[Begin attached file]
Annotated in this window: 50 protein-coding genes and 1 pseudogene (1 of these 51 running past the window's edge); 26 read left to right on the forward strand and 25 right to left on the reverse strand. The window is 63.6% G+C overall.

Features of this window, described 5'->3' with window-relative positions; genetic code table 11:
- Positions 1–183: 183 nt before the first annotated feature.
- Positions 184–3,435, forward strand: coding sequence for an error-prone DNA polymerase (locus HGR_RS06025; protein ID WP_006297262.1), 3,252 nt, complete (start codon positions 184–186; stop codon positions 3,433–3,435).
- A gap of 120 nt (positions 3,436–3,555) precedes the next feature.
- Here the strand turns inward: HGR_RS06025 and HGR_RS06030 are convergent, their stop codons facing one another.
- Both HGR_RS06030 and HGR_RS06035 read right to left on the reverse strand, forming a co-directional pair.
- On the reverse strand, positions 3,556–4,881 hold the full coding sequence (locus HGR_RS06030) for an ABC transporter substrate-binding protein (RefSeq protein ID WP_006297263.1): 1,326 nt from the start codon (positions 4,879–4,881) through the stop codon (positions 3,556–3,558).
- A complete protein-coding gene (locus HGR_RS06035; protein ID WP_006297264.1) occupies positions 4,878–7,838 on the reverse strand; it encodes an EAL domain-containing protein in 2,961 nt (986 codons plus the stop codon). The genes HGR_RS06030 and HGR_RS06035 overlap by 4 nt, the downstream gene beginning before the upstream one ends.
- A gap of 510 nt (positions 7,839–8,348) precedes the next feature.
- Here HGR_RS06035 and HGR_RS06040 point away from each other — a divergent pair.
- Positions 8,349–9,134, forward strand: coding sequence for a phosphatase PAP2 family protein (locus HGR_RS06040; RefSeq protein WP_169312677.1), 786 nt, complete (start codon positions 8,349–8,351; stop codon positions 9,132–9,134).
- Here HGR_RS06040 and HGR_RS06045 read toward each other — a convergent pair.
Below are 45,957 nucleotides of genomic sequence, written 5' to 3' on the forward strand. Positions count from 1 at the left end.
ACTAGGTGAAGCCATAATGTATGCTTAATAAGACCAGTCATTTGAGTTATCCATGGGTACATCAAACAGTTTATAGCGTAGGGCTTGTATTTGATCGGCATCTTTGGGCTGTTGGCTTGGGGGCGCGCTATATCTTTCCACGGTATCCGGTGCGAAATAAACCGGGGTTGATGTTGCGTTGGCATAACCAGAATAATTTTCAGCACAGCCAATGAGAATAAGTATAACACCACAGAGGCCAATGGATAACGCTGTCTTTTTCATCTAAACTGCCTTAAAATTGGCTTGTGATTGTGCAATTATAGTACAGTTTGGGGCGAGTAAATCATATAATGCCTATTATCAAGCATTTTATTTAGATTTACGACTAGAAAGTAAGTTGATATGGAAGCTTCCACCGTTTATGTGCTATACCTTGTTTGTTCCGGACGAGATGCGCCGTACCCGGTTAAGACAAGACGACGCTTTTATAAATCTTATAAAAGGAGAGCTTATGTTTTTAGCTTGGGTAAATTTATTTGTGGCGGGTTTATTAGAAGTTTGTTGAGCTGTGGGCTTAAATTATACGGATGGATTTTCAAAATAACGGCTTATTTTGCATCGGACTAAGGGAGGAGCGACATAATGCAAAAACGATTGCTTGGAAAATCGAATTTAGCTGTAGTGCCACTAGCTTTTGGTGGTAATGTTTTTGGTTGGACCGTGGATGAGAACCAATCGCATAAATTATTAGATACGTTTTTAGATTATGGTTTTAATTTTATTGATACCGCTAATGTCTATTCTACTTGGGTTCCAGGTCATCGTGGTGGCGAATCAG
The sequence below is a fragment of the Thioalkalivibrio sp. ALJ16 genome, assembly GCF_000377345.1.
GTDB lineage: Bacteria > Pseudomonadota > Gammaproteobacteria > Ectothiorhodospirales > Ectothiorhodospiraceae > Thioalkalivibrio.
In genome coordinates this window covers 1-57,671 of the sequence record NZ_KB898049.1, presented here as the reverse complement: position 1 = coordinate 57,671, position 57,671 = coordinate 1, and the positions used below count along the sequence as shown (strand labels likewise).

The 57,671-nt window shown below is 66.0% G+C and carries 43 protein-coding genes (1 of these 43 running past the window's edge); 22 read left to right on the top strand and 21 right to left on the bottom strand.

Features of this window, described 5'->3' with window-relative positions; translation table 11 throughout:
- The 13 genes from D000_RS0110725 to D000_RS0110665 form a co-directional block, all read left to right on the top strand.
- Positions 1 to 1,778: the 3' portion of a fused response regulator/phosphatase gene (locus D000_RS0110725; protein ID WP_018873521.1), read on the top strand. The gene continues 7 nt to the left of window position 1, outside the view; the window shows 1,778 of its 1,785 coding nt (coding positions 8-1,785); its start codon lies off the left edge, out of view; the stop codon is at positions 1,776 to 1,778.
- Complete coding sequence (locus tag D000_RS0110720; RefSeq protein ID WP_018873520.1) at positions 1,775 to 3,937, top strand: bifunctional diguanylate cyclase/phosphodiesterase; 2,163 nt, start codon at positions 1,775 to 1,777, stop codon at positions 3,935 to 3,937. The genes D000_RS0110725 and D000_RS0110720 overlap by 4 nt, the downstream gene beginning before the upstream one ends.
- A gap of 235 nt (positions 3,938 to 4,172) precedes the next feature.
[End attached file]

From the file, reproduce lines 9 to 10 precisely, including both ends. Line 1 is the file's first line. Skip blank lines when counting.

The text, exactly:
- A complete protein-coding gene (locus HGR_RS06035; protein ID WP_006297264.1) occupies positions 4,878–7,838 on the reverse strand; it encodes an EAL domain-containing protein in 2,961 nt (986 codons plus the stop codon). The genes HGR_RS06030 and HGR_RS06035 overlap by 4 nt, the downstream gene beginning before the upstream one ends.
- A gap of 510 nt (positions 7,839–8,348) precedes the next feature.